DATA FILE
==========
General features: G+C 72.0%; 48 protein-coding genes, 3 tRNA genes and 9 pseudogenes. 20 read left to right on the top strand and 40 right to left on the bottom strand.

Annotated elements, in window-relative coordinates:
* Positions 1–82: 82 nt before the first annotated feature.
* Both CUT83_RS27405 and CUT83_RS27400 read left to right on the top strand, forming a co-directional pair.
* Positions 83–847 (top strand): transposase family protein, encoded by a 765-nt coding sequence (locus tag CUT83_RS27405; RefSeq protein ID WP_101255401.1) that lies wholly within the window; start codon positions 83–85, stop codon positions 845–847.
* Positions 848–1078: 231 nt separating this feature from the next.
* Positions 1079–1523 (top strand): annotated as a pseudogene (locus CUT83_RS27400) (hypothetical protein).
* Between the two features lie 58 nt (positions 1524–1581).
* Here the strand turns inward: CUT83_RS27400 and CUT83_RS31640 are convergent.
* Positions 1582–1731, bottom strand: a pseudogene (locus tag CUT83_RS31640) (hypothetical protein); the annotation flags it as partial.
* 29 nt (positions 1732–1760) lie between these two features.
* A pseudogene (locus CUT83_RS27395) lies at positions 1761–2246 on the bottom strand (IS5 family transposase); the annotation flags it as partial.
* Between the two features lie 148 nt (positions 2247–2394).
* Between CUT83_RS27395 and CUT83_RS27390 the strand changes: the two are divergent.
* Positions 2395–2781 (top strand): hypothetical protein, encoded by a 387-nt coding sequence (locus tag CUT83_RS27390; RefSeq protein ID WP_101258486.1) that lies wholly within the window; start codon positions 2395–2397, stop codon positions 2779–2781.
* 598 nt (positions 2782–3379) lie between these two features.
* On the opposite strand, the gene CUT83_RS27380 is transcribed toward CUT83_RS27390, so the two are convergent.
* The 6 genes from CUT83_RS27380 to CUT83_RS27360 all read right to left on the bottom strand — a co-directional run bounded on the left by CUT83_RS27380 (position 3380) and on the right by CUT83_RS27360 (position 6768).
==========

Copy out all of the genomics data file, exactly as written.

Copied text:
General features: G+C 72.0%; 48 protein-coding genes, 3 tRNA genes and 9 pseudogenes. 20 read left to right on the top strand and 40 right to left on the bottom strand.

Annotated elements, in window-relative coordinates:
* Positions 1–82: 82 nt before the first annotated feature.
* Both CUT83_RS27405 and CUT83_RS27400 read left to right on the top strand, forming a co-directional pair.
* Positions 83–847 (top strand): transposase family protein, encoded by a 765-nt coding sequence (locus tag CUT83_RS27405; RefSeq protein ID WP_101255401.1) that lies wholly within the window; start codon positions 83–85, stop codon positions 845–847.
* Positions 848–1078: 231 nt separating this feature from the next.
* Positions 1079–1523 (top strand): annotated as a pseudogene (locus CUT83_RS27400) (hypothetical protein).
* Between the two features lie 58 nt (positions 1524–1581).
* Here the strand turns inward: CUT83_RS27400 and CUT83_RS31640 are convergent.
* Positions 1582–1731, bottom strand: a pseudogene (locus tag CUT83_RS31640) (hypothetical protein); the annotation flags it as partial.
* 29 nt (positions 1732–1760) lie between these two features.
* A pseudogene (locus CUT83_RS27395) lies at positions 1761–2246 on the bottom strand (IS5 family transposase); the annotation flags it as partial.
* Between the two features lie 148 nt (positions 2247–2394).
* Between CUT83_RS27395 and CUT83_RS27390 the strand changes: the two are divergent.
* Positions 2395–2781 (top strand): hypothetical protein, encoded by a 387-nt coding sequence (locus tag CUT83_RS27390; RefSeq protein ID WP_101258486.1) that lies wholly within the window; start codon positions 2395–2397, stop codon positions 2779–2781.
* 598 nt (positions 2782–3379) lie between these two features.
* On the opposite strand, the gene CUT83_RS27380 is transcribed toward CUT83_RS27390, so the two are convergent.
* The 6 genes from CUT83_RS27380 to CUT83_RS27360 all read right to left on the bottom strand — a co-directional run bounded on the left by CUT83_RS27380 (position 3380) and on the right by CUT83_RS27360 (position 6768).